The Financial Ratios Used in Practice
There are many financial ratios used in business. These are used as part of assessing own strengths and weaknesses as well as demonstrating a safe and potentially lucrative return to investors. Use these to analyse a company or a portfolio in terms of overall performance. Many MBAs use ratios in daily practice and these do give an accurate and often reliable overview of the company. However, ratios are not industry specific. Therefore a new, trending and emergent sector may not be truly reflected in the ratios of the companies in that sector. Also many industries rely on a customer base rather than tangible assets such as stock, machinery, property, patients, brands and other intellectual property. Use ratios; they are very indicative in the majority of cases. However, smart investors look at more once ratios have highlighted potentials.
The main ratios are:
The Fundamental Accounting Equation
Assets = Liability + Owners Equity
Use the abbreviation Aloe to remember this. This is the equation that is the basiss of all accountiung and is the sum of both sides of the Balance Sheet (see information about financial statements).
Gross Profit = Turnover / Cost of Goods Sold
Gross Profit Margin = Gross Profit / Cost of Goods Sold
Gross Profit Margin = (Turnover – Cost of Goods Sold) / Revenue
Net Income = Gross Profit – Cost of Operations – Tax
Net Profit Margin = Net Income / Sales
Return on Equity (ROE)
ROE = (Net Income / Assets) x (Assets / Equity)
This is the return on the owners’ equity (shareholders’ funds) for the period in question. The period used is the financial year. Remember that in different counties financial years run from and to different months. For example US financial year begins 1st January whereas the UK financial year traditionally begins 1st April.
The DuPont Analysis also determines ROE, but uses the equation below:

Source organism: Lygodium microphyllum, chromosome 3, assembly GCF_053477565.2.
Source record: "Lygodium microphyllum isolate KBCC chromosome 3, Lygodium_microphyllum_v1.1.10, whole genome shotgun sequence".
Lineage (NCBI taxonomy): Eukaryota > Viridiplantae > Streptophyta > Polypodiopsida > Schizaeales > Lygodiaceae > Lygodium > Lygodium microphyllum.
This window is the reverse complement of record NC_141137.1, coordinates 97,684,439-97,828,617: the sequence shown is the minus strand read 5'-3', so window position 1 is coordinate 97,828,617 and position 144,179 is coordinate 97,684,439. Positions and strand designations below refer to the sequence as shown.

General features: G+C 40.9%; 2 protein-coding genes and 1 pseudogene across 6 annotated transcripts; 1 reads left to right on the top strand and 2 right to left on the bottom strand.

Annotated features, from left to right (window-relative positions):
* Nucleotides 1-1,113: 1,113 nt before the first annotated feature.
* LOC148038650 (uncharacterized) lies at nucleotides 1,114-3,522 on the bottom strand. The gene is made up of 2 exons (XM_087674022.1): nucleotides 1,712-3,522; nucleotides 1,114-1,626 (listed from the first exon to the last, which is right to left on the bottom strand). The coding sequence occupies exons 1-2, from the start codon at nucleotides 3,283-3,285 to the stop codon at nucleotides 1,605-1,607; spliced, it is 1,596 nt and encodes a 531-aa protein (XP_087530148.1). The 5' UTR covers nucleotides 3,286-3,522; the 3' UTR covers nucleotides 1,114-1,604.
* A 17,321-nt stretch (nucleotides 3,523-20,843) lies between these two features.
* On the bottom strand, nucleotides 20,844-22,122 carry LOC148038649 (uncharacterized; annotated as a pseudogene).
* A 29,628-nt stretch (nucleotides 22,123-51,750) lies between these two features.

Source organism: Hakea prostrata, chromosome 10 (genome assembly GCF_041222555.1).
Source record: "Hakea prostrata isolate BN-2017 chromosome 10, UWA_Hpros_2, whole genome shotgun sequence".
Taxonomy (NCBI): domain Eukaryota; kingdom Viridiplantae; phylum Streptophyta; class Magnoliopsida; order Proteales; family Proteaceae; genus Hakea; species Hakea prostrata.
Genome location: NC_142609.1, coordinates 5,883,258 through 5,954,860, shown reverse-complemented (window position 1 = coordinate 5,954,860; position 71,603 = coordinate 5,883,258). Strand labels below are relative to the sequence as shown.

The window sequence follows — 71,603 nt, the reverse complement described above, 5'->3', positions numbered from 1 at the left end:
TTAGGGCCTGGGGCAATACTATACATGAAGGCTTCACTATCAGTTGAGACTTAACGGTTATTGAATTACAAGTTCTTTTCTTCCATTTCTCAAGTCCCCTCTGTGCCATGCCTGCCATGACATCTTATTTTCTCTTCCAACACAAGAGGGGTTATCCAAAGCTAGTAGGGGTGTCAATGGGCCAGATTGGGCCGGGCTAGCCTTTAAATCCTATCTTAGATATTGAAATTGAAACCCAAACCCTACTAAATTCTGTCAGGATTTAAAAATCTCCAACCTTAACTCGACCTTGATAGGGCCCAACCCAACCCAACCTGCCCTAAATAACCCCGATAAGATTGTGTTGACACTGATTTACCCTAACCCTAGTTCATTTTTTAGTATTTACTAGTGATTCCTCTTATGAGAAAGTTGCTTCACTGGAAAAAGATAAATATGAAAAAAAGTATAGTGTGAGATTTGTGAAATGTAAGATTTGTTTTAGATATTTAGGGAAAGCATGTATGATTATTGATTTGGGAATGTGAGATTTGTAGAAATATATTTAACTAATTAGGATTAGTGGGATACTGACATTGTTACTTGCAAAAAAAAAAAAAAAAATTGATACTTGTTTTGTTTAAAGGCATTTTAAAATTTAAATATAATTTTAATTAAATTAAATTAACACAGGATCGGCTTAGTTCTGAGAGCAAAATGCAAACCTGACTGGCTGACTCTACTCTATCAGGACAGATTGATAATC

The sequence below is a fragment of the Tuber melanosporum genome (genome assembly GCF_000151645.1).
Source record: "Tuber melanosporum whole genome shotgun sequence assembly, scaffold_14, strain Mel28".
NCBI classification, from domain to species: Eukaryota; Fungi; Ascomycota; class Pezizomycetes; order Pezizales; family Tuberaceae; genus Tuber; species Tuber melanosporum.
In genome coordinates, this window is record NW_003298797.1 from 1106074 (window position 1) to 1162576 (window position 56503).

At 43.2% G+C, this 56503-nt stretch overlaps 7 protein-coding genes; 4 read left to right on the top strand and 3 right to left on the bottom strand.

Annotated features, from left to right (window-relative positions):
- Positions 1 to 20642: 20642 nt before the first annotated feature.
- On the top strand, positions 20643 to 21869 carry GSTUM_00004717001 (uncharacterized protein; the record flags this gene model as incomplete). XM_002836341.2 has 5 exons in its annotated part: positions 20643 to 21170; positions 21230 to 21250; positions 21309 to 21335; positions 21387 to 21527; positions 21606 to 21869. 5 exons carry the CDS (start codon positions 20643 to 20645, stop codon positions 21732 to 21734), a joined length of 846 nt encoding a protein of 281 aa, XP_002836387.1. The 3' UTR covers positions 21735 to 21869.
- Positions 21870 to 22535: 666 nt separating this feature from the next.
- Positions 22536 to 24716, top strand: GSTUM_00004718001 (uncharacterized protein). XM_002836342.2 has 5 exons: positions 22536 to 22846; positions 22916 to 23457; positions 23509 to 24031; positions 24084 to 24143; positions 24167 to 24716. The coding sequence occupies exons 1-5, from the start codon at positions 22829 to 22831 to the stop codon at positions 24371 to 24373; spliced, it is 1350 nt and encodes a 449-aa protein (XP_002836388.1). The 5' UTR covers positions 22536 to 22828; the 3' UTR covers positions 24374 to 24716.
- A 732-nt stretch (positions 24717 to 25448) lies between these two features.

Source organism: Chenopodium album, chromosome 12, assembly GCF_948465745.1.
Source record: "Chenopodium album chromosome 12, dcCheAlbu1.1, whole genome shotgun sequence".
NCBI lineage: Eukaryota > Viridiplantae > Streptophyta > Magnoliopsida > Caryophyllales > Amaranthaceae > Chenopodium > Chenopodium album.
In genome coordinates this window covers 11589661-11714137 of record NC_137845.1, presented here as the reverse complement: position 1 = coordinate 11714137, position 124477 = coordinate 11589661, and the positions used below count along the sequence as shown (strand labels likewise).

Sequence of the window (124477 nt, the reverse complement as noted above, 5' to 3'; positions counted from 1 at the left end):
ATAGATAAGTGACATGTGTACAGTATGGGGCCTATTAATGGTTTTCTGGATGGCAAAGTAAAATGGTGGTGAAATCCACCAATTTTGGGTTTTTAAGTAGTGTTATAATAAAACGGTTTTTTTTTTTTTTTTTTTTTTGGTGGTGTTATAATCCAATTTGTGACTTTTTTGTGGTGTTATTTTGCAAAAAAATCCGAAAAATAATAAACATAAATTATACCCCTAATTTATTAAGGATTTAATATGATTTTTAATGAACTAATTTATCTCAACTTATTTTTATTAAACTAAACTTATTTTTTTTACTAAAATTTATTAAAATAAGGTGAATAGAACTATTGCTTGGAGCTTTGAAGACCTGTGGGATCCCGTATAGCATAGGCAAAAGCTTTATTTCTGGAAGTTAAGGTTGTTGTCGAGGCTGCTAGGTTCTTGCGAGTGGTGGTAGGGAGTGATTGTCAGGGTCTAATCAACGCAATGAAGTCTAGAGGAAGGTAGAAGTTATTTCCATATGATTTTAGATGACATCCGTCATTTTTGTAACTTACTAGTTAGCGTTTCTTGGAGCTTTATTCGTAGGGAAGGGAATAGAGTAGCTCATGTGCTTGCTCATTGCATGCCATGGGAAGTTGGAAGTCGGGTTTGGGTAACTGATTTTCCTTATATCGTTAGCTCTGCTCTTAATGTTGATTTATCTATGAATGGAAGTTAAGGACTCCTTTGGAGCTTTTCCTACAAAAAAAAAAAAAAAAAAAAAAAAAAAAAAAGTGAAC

ROE = (Net Income / Sales) x (Sales / Total Assets) x (Total Assets / Equity)
Return on Capital Employed (ROCE)
The Return on Capital Employed (ROCE) expands on ROE by analyzing the return on all capital, including debts. ROCE is expressed as a percentage.
ROCE (%) = Net Profit / Capital Employed
The net profit here is specifically the operating profit i.e. the earnings before interest and tax (EBIT). In many industries EBIT is used as the fundamental valuation of a company.
Current Ratio = Current Assets / Current Liabilities
This ratio tests a corporation’s liquidity. Liquidity means how quickly liquid capital (cash within the year) can be generated. The more liquid a company is the more chance it has of covering costs of its operations. A company can have high gross profits, but if it is not liquid enough to have the cash flow to cover daily operations, it will cease to function before profit is realized.
Quick Ratio aka Acid Test
The Current Ratio above gives the total ratio for current assets. Current assets are usually defines as assets that can be converted into cash or cash equivalents within a year. The Quick Ratio (often called the Acid Test) looks more deeply at the most liquid assets i.e. the assets that are most quickly turned into ‘free flowing’ cash.
Quick Ratio =
Cash +Accounts Receivable + Investments Payable Immanently
Cash Conversion Cycle
The Cash Conversion Cycle (CCC) is the cycle at which cash is generated as a result of expenditure. This is given in days. The CCC shows the number of days that a company’s liquid cash is tied up in operations before it is realised again (the cycle then begins again, hopefully getting bigger or more numerous as the company grows). For example, a basic sports retail company buys a batch of training shoes. The batch is bought rather than individual pairs due to bulk discount. The batch contains 100 pairs of shoes. The retail outlet sells 4 shoes per day. Therefore the Cash Conversion Cycle for this basic example is 25 days. In reality, the CCC is more complex and there are a lot of other factors to consider, but as long as the company has enough cash to survive all the cash cycles operating, it should continue to have liquid funds and be viable. Note that this does not relate to profitability directly, but obviously faster CCCs of higher margin products are better.
The CCC equation is:
CCC = DIO + DSO – DPO
DIO = days inventory outstanding, DSO = days sales outstanding, DPO = days payable outstanding
As you can see, this is more complicated than the simple retail example. Retail sales realise cash immediately. B2B sales and sales on account realize cash after the agreed (contracted) invoice payable period. Inventory does not always arrive when it is paid for. Much is produced (or shipped long-distance) to order. Also some inventory may be components of the final saleable item and until all inventories are received, none has value because it cannot be directly utilized and the DIO part of the CCC increases and the cycle ‘spins more slowly’, thus CCC days increase.